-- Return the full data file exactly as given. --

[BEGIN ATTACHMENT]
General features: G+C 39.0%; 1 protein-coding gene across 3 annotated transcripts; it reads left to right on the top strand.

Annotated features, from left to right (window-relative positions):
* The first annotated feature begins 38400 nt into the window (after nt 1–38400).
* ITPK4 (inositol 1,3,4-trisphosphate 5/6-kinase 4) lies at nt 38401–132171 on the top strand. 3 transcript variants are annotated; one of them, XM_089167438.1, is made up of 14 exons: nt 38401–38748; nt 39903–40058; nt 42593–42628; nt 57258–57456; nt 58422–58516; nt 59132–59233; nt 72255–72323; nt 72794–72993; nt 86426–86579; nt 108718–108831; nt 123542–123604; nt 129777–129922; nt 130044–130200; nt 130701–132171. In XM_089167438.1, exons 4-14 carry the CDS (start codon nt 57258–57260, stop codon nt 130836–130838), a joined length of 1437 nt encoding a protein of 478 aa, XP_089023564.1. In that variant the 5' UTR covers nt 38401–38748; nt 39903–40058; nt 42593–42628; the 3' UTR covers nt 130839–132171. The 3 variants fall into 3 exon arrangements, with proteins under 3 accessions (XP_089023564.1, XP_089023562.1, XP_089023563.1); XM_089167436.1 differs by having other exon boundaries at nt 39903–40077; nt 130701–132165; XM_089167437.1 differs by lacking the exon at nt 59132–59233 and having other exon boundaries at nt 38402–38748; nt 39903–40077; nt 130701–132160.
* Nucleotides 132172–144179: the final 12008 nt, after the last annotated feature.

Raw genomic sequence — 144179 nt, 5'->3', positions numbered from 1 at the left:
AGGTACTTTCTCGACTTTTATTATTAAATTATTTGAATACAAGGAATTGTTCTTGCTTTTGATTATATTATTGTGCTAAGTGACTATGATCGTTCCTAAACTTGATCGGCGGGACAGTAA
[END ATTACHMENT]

General features: G+C 39.0%; 1 protein-coding gene across 3 annotated transcripts; it reads left to right on the top strand.

Annotated features, from left to right (window-relative positions):
* The first annotated feature begins 38400 nt into the window (after nt 1–38400).
* ITPK4 (inositol 1,3,4-trisphosphate 5/6-kinase 4) lies at nt 38401–132171 on the top strand. 3 transcript variants are annotated; one of them, XM_089167438.1, is made up of 14 exons: nt 38401–38748; nt 39903–40058; nt 42593–42628; nt 57258–57456; nt 58422–58516; nt 59132–59233; nt 72255–72323; nt 72794–72993; nt 86426–86579; nt 108718–108831; nt 123542–123604; nt 129777–129922; nt 130044–130200; nt 130701–132171. In XM_089167438.1, exons 4-14 carry the CDS (start codon nt 57258–57260, stop codon nt 130836–130838), a joined length of 1437 nt encoding a protein of 478 aa, XP_089023564.1. In that variant the 5' UTR covers nt 38401–38748; nt 39903–40058; nt 42593–42628; the 3' UTR covers nt 130839–132171. The 3 variants fall into 3 exon arrangements, with proteins under 3 accessions (XP_089023564.1, XP_089023562.1, XP_089023563.1); XM_089167436.1 differs by having other exon boundaries at nt 39903–40077; nt 130701–132165; XM_089167437.1 differs by lacking the exon at nt 59132–59233 and having other exon boundaries at nt 38402–38748; nt 39903–40077; nt 130701–132160.
* Nucleotides 132172–144179: the final 12008 nt, after the last annotated feature.

Raw genomic sequence — 144179 nt, 5'->3', positions numbered from 1 at the left:
AGGTACTTTCTCGACTTTTATTATTAAATTATTTGAATACAAGGAATTGTTCTTGCTTTTGATTATATTATTGTGCTAAGTGACTATGATCGTTCCTAAACTTGATCGGCGGGACAGTAA